The pyboard is a compact and powerful electronics development board that runs MicroPython. It connects to your PC over USB, giving you a USB flash drive on which to save your Python scripts, and a serial Python prompt (a REPL) for instant programming. With the MicroPython pyboard you gain a low-level Python operating system that you are able to use to control plenty of different electronics projects.
At its heart, the MicroPython pyboard possesses a STM32F405RG microcontroller with a 168 MHz Cortex M4 CPU, 1024KiB flash ROM, and 192KiB of RAM. Each pyboard is also equipped with a microUSB connector for power and serial communications, a microSD card slot, an MMA7660 3-axis accelerometer, 31 GPIO, four LEDs, a reset switch and a user switch. We have two options for the pyboard available: one with headers and one without.
MicroPython is a complete rewrite of the Python (version 3.4) programming language so that it fits and runs on a microcontroller. It includes many optimizations so that it runs efficiently and uses very little RAM. Additionally, MicroPython runs bare-metal on the pyboard, and essentially gives you a Python operating system. The built-in pyboard module contains functions and classes to control the peripherals available on the board, such as UART, I2C, SPI, ADC and DAC.
This skill defines how difficult the soldering is on a particular product. It might be a couple simple solder joints, or require special reflow tools.
Skill Level: Rookie - The number of pins increases, and you will have to determine polarity of components and some of the components might be a bit trickier or close together. You might need solder wick or flux.
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If a board needs code or communicates somehow, you're going to need to know how to program or interface with it. The programming skill is all about communication and code.
Skill Level: Rookie - You will need a better fundamental understand of what code is, and how it works. You will be using beginner-level software and development tools like Arduino. You will be dealing directly with code, but numerous examples and libraries are available. Sensors or shields will communicate with serial or TTL.
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If it requires power, you need to know how much, what all the pins do, and how to hook it up. You may need to reference datasheets, schematics, and know the ins and outs of electronics.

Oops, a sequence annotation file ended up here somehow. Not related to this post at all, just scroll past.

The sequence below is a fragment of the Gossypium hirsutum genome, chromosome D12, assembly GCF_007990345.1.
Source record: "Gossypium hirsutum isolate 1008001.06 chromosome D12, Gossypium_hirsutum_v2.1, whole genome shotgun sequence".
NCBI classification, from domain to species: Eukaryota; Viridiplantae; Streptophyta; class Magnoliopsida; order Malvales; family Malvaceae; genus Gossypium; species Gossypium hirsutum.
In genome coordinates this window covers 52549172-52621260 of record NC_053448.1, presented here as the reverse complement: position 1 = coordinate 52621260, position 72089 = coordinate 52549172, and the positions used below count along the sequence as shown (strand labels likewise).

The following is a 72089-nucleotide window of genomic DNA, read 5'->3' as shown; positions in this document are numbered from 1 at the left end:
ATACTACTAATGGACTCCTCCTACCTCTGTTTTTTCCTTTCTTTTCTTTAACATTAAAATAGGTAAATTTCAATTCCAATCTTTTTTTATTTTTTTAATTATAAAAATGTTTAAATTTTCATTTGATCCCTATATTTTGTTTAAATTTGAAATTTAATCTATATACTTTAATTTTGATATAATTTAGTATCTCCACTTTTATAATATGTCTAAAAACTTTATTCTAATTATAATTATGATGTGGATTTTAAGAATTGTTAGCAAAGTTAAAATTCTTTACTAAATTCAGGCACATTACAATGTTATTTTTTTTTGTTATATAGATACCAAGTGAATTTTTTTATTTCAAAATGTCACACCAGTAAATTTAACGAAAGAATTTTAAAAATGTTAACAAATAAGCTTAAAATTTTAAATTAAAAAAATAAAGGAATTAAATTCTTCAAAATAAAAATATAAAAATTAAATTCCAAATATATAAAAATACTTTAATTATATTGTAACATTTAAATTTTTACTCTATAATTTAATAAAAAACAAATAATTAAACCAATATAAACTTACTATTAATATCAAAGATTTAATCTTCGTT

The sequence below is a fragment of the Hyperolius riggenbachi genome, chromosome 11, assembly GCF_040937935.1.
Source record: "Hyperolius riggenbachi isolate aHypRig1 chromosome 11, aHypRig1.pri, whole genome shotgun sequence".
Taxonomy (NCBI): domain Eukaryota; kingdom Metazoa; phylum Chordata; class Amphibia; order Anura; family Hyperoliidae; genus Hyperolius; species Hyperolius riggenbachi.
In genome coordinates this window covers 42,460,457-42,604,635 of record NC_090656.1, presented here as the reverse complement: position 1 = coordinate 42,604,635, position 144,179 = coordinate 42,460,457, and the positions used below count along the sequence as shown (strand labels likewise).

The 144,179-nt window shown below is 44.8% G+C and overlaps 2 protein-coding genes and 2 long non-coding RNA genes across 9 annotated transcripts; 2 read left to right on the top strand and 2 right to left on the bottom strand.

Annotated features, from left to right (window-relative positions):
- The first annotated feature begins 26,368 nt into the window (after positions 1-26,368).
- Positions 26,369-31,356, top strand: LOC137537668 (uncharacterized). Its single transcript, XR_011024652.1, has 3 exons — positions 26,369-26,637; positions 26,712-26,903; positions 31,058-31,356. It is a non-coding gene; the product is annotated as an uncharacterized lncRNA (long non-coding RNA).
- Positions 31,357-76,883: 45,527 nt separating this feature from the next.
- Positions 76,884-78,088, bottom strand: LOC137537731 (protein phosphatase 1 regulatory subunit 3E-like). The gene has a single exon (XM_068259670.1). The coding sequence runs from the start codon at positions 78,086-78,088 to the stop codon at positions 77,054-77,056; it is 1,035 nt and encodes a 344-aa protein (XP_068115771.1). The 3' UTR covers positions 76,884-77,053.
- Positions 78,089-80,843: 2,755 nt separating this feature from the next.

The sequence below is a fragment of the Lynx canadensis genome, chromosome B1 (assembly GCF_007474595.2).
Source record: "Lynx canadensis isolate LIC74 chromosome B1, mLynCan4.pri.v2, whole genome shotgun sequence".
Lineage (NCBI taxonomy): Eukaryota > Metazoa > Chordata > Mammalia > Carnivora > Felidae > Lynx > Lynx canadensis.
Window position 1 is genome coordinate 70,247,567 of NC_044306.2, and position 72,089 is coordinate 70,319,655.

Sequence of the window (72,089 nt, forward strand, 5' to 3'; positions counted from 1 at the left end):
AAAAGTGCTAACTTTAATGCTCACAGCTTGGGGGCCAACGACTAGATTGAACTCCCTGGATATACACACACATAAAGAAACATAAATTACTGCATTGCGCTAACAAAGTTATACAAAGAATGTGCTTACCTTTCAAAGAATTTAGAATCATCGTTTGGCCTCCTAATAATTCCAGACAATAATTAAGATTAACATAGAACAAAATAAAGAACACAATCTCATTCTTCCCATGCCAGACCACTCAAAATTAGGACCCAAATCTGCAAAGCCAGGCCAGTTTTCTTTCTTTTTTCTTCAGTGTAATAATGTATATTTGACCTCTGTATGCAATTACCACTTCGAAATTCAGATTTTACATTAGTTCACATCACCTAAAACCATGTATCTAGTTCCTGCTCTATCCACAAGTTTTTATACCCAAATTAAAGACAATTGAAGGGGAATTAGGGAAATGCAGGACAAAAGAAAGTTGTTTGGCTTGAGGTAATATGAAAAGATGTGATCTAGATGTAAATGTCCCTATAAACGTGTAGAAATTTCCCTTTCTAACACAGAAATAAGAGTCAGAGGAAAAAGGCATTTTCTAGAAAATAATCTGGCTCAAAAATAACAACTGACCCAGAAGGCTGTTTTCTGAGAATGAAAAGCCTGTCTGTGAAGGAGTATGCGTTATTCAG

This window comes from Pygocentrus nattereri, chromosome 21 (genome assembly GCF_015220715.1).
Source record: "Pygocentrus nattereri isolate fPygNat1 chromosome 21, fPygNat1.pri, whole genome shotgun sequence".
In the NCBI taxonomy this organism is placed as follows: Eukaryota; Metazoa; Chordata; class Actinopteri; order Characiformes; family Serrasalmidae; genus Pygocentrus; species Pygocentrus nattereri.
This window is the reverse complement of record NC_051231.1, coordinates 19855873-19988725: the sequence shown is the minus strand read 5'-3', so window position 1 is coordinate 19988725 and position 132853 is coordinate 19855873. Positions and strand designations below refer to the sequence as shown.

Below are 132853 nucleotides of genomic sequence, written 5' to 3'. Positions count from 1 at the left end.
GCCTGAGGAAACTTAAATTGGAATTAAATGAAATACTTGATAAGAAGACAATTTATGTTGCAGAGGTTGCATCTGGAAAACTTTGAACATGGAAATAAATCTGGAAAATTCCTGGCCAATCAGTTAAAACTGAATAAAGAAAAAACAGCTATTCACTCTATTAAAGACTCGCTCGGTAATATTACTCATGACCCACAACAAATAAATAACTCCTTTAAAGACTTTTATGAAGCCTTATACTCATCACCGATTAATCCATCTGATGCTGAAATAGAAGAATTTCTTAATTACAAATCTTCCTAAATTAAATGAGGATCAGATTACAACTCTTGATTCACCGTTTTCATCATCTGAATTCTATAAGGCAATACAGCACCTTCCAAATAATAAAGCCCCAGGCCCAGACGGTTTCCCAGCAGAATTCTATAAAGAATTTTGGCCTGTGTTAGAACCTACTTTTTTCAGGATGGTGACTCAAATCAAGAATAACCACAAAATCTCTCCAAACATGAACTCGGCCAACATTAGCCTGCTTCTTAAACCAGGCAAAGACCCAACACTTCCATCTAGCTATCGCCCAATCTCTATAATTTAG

Skill Level: Competent - You will be required to reference a datasheet or schematic to know how to use a component. Your knowledge of a datasheet will only require basic features like power requirements, pinouts, or communications type. Also, you may need a power supply that?s greater than 12V or more than 1A worth of current.
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Based on 4 ratings:
Out of the box, ready to go, simple startup to working prototype. I've build an expansion PCB for this little guy and after soldering the connectors on this board, just a quick plug in to the expansion board and I'm off running utility applications. Makes a great little RAD board using MicroPython for in-house support tools.
After programming microcontrollers for years (decades) in assembly and C, I took the plunge some months ago and moved to this board. Knowing (and loving) python already was admittedly a big incentive but I was concerned about being able to do my complex microcontroller project all in Python: SPI, I2C, serial, CAN, RTC, flash memory, eeprom, i/o expanders, ADC, you name it, I pretty much use all features. I now have all my code ported over and am only at 75 % of RAM. I don't know how the developers performed this magic, but it is a wonder. And development time is an order of magnitude faster, maybe 2 orders. It does have its quirks, but what doesn't. The only negative about it is the difficulty of using I2C in interrupt-driven slave mode, but I have a workaround for the limited times I need that.
... If any complaint , it is that the board is wider that most .. Completely covers breadboard ...
Awesome board, great service from SparkFun. Works out of the box, pretty well made.